Estrada Doctrine


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Estrada Doctrine

 

a political doctrine proclaimed in 1930 by J. Estrada, the minister of foreign affairs of Mexico, concerning the recognition of new governments. In contrast to the Tobar Doctrine, the Estrada Doctrine states that a new government, even if it accedes to power by unconstitutional means, does not need a special act of recognition from foreign governments.

Estrada condemned abuses of the power of recognition as well as outside interference in the internal affairs of nations. The enunciation of the Estrada Doctrine, which was directed primarily against US interference in the internal affairs of Mexico and other Latin American states, was an important progressive development.

References in periodicals archive ?
Estrada doctrine of Mexico and Truman's doctrine of the USA are a few among many well-known and successful doctrines.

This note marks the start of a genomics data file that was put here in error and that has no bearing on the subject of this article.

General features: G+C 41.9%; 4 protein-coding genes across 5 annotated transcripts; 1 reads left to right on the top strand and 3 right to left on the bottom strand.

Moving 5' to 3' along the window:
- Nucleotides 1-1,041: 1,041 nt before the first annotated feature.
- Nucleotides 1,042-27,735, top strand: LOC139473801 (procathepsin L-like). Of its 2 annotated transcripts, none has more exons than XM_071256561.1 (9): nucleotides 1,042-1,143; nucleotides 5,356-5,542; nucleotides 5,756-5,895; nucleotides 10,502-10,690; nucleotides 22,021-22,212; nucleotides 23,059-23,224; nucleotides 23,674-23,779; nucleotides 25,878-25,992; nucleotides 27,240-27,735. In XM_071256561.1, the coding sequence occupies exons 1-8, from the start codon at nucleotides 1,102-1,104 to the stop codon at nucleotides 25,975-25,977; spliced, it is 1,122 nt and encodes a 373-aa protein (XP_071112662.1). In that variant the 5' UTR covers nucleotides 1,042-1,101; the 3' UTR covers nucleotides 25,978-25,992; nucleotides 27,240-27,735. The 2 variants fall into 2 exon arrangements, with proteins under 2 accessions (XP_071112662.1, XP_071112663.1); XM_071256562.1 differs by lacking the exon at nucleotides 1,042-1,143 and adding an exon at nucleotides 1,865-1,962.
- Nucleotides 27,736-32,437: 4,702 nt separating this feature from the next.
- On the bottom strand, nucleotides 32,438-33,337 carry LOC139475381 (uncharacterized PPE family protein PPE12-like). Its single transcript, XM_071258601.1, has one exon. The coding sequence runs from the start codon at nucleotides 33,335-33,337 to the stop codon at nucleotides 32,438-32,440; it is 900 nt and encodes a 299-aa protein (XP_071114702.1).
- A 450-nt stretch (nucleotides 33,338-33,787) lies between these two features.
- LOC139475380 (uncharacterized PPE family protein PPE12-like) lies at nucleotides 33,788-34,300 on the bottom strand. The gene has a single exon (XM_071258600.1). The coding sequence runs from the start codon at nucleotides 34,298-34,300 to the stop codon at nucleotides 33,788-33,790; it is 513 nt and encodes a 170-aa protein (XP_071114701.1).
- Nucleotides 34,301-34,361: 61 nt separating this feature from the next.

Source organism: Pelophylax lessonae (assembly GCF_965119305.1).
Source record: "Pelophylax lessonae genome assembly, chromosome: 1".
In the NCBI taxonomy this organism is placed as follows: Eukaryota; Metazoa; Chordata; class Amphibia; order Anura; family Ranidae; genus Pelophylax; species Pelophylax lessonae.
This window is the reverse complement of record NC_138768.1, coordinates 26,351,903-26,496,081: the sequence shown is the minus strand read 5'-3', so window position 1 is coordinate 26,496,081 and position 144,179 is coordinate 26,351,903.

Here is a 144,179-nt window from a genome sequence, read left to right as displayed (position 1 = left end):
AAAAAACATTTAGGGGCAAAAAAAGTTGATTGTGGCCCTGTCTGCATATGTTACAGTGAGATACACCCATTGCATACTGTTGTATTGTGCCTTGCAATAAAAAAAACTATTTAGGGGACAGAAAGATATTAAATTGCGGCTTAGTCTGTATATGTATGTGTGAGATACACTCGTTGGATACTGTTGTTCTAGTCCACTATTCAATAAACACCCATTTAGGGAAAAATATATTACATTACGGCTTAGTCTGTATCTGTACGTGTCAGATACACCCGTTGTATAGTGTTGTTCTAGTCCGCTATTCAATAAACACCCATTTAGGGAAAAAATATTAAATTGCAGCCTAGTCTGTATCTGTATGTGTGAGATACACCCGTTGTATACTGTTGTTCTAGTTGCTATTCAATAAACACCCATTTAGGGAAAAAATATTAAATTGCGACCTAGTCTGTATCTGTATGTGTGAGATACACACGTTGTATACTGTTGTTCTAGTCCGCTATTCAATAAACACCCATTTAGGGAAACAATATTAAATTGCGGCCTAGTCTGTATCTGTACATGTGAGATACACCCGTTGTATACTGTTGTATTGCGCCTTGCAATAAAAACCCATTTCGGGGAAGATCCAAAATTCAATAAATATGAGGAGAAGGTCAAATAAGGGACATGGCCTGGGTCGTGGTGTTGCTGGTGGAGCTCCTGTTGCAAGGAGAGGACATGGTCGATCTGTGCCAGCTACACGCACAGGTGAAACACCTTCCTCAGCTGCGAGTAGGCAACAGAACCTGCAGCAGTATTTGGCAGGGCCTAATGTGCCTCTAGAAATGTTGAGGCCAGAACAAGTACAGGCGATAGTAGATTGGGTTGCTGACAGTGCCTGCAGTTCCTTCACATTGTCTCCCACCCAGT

The Estrada Doctrine which states that new governments are automatically recognized without prior attention to the elements considered under the traditional approach.
The Estrada Doctrine was, therefore, an "antirecognition" recognition policy.
approval of a new government, but had not yet adopted the Estrada Doctrine of recognizing states rather than governments.
Jefferson's policy, like the Estrada Doctrine, was to avoid making political judgments on foreign governments.
The idea of withholding recognition to express disapproval of a particular government has been strongly criticized, notably in Mexico's Estrada Doctrine, named after a former foreign minister.
The assumptions of the Estrada Doctrine lose their validity, however, if nonrecognition of military regimes is established as a consistent principle of international law, by which all nations promise to abide.